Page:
Perhaps it was this spectre that galvanised the spirit of volunteerism so evident at the conference, to attend which most Pakistani and overseas participants had paid for their own travel - with the organisers only taking care of room and board in addition to the registration fee of PKR200.

The spirit of cooperation was also very evident in the response to Bombay-based film-maker Anand Patwardhan's announcement of the peace march due to start from Pokharan on 11 May, the anniversary of the first Indian nuclear test last year. Hundreds of participants signed the petition he circulated, along with donating at least one rupee each to contribute towards the march, totalling over R1,000 by the time the conference ended.

People are the best guarantee for peace, commented Nirmala Deshpande in her address to the opening plenary, attended by some 800 people. She was one of the two Indian members of parliament who attended the conference. The common man is still sound and peace-loving. All that is needed is mobilising the people for action to build a peaceful society. Her counterparts from the Sindh provincial assembly attending the conference nodded agreement.

Countering this, of course, is the atmosphere perpetuated by the states which have till now tended to project each other as enemies. But the recent meeting between Nawaz Sharif and then Indian prime minister Vajpayee has given hope for peace.

'At least it has lowered the temperature a bit,' commented veteran Pakistani peace campaigner Sobho Gianchandani, 80, who began his political activism in 1942. 'We are poor countries; we cannot afford to have most of our budgets swallowed by armies. We have to sit together and coolly discuss matters.'

Many justify the nuclear tests of last May by saying that a balance of terror has been created and therefore the danger of war between India and Pakistan has disappeared. A view that I A Rehman is not prepared to give credence to because 'I am not prepared to credit the apparatuses governing us with the ability to break out of the suicide pact they have painstakingly created.'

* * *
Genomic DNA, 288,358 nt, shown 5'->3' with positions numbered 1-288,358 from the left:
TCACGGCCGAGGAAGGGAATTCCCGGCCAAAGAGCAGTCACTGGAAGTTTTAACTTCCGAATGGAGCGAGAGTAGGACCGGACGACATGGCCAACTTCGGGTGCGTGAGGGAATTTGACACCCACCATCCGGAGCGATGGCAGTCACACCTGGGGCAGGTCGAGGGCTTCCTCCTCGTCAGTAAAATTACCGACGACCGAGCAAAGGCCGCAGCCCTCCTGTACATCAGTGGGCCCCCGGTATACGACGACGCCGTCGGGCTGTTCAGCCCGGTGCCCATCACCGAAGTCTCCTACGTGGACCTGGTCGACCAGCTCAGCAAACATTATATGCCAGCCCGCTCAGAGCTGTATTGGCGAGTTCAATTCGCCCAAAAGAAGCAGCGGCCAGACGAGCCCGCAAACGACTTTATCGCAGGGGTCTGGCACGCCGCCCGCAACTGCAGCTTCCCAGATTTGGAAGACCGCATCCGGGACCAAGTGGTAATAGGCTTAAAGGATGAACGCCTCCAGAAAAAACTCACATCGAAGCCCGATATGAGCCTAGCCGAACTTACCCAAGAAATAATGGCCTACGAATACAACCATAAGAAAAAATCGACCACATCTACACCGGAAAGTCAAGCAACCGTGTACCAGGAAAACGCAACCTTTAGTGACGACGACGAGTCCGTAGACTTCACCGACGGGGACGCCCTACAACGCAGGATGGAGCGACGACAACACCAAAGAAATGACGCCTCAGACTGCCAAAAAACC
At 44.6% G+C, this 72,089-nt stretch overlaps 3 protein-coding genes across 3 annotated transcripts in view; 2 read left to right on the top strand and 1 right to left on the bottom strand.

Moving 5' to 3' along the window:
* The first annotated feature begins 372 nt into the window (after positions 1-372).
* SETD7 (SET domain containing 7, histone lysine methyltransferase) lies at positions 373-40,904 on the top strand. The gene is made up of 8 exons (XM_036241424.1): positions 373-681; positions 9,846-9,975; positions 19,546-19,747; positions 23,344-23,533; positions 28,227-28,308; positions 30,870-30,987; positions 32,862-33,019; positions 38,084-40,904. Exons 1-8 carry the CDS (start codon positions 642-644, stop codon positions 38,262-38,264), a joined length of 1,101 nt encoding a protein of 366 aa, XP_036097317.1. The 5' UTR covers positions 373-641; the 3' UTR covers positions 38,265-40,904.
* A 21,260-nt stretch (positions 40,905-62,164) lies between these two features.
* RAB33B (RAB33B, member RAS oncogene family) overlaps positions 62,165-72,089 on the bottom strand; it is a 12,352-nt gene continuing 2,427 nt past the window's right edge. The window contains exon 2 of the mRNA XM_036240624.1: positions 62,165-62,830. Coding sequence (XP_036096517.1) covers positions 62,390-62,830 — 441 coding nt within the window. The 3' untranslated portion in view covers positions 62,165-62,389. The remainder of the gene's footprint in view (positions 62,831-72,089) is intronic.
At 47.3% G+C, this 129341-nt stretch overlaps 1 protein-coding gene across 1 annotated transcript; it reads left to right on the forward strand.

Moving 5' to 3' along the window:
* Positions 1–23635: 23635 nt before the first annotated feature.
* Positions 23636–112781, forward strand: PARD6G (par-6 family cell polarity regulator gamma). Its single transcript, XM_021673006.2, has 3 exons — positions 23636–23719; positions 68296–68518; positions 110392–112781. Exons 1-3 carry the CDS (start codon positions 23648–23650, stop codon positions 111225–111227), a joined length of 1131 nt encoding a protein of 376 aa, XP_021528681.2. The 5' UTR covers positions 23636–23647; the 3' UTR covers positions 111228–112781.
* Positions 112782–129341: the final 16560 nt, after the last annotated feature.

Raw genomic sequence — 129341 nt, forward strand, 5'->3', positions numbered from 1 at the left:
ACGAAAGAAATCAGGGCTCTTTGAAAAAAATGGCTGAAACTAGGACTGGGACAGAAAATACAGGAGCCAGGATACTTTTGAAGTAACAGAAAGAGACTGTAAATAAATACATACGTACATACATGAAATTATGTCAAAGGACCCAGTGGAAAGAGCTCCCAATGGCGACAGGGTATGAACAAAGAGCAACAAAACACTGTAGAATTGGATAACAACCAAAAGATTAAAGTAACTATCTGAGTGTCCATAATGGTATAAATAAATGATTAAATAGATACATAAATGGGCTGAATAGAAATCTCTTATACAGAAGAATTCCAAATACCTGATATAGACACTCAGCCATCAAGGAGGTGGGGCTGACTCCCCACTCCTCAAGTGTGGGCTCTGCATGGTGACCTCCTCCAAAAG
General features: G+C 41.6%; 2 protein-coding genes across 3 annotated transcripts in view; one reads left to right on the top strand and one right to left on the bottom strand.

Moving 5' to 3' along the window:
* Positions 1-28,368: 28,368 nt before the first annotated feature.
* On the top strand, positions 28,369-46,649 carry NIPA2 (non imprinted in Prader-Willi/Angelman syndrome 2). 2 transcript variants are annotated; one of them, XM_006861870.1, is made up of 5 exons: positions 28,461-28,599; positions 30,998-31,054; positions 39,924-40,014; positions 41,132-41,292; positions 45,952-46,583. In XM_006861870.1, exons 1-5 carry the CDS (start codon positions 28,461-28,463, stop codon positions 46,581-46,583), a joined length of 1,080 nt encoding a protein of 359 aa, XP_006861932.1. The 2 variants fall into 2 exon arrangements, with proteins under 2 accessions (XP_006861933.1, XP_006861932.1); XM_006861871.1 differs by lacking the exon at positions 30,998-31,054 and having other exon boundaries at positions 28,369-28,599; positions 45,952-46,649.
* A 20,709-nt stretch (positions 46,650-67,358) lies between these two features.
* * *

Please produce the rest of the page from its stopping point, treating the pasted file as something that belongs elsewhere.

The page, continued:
Besides the element of human error, he noted, was the point that nuclear weapons have nowhere created a balance in favour of sanity - they have only unleashed a mad race for deadlier weapons for mass destruction. Above all, they do not cause havoc only when they are used in war; their presence in a country itself causes grave harm to the state and the civil society.

Nine working groups, ranging from 25 to 60 participants each, deliberated various questions from the nuclear issue perspective. The idea, rather than announcing a charter of demands, was to spell out what society wants and to give a direction to the struggle to achieve it, explained conference organisers, who are hoping that participants would return to their areas armed with a better understanding of what peace means in today's conditions, and how best to politically mobilise people around a peace agenda.

This conference is a rare opportunity for activists to get together, commented scholar Hasan Gardezi, who, like many, is wondering if the peace movement in Pakistan can become an agent of social change.

Islamabad-based political activist and development economist Kaiser Bengali agreed. 'There is a need to link movements like this in the larger effort. Isolated, stand-alone efforts don't bear fruit,' he said, as charged participants did a symbolic round of the conference venue on the last night, singing songs, and holding aloft flaming torches and white flags.

'We need to make it part of a larger political effort to restructure the state, otherwise it will just be part of what I call Pepsi politics - there's a bit of fizz and then everything settles down. This mustn't be allowed to fall by the wayside like previous efforts.' - Third World Network Features/IPS

About the writer: Beena Sarwar is a correspondent for Inter Press Service, with whose permission the above article is reprinted.